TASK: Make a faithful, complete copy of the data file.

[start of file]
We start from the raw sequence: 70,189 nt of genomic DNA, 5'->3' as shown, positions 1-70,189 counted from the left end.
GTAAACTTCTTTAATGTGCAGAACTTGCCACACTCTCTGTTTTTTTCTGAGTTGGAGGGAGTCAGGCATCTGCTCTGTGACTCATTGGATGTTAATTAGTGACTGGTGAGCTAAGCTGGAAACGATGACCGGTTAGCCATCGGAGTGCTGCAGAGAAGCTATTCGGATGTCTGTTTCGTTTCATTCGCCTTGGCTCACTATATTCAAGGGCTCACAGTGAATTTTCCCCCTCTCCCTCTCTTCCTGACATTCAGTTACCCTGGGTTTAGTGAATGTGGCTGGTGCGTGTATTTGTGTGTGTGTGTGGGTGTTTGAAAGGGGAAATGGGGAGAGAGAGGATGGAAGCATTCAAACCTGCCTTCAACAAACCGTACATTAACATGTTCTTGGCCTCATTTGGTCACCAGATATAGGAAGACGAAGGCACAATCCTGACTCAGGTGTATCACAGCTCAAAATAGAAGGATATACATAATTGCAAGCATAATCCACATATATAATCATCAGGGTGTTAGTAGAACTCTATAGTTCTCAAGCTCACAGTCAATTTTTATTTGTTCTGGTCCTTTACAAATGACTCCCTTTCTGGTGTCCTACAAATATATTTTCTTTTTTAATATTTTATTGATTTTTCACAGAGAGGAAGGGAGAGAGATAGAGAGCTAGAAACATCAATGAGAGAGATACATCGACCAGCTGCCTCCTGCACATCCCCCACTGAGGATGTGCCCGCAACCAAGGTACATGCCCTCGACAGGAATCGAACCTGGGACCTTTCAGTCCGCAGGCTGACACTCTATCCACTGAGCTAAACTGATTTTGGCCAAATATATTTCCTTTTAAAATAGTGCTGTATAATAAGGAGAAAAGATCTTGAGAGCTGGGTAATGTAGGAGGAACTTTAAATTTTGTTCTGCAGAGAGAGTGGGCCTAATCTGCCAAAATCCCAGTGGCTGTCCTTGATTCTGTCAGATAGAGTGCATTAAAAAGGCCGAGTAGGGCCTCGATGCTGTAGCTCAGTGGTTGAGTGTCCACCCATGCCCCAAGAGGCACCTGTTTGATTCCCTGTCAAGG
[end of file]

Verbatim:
We start from the raw sequence: 70,189 nt of genomic DNA, 5'->3' as shown, positions 1-70,189 counted from the left end.
GTAAACTTCTTTAATGTGCAGAACTTGCCACACTCTCTGTTTTTTTCTGAGTTGGAGGGAGTCAGGCATCTGCTCTGTGACTCATTGGATGTTAATTAGTGACTGGTGAGCTAAGCTGGAAACGATGACCGGTTAGCCATCGGAGTGCTGCAGAGAAGCTATTCGGATGTCTGTTTCGTTTCATTCGCCTTGGCTCACTATATTCAAGGGCTCACAGTGAATTTTCCCCCTCTCCCTCTCTTCCTGACATTCAGTTACCCTGGGTTTAGTGAATGTGGCTGGTGCGTGTATTTGTGTGTGTGTGTGGGTGTTTGAAAGGGGAAATGGGGAGAGAGAGGATGGAAGCATTCAAACCTGCCTTCAACAAACCGTACATTAACATGTTCTTGGCCTCATTTGGTCACCAGATATAGGAAGACGAAGGCACAATCCTGACTCAGGTGTATCACAGCTCAAAATAGAAGGATATACATAATTGCAAGCATAATCCACATATATAATCATCAGGGTGTTAGTAGAACTCTATAGTTCTCAAGCTCACAGTCAATTTTTATTTGTTCTGGTCCTTTACAAATGACTCCCTTTCTGGTGTCCTACAAATATATTTTCTTTTTTAATATTTTATTGATTTTTCACAGAGAGGAAGGGAGAGAGATAGAGAGCTAGAAACATCAATGAGAGAGATACATCGACCAGCTGCCTCCTGCACATCCCCCACTGAGGATGTGCCCGCAACCAAGGTACATGCCCTCGACAGGAATCGAACCTGGGACCTTTCAGTCCGCAGGCTGACACTCTATCCACTGAGCTAAACTGATTTTGGCCAAATATATTTCCTTTTAAAATAGTGCTGTATAATAAGGAGAAAAGATCTTGAGAGCTGGGTAATGTAGGAGGAACTTTAAATTTTGTTCTGCAGAGAGAGTGGGCCTAATCTGCCAAAATCCCAGTGGCTGTCCTTGATTCTGTCAGATAGAGTGCATTAAAAAGGCCGAGTAGGGCCTCGATGCTGTAGCTCAGTGGTTGAGTGTCCACCCATGCCCCAAGAGGCACCTGTTTGATTCCCTGTCAAGG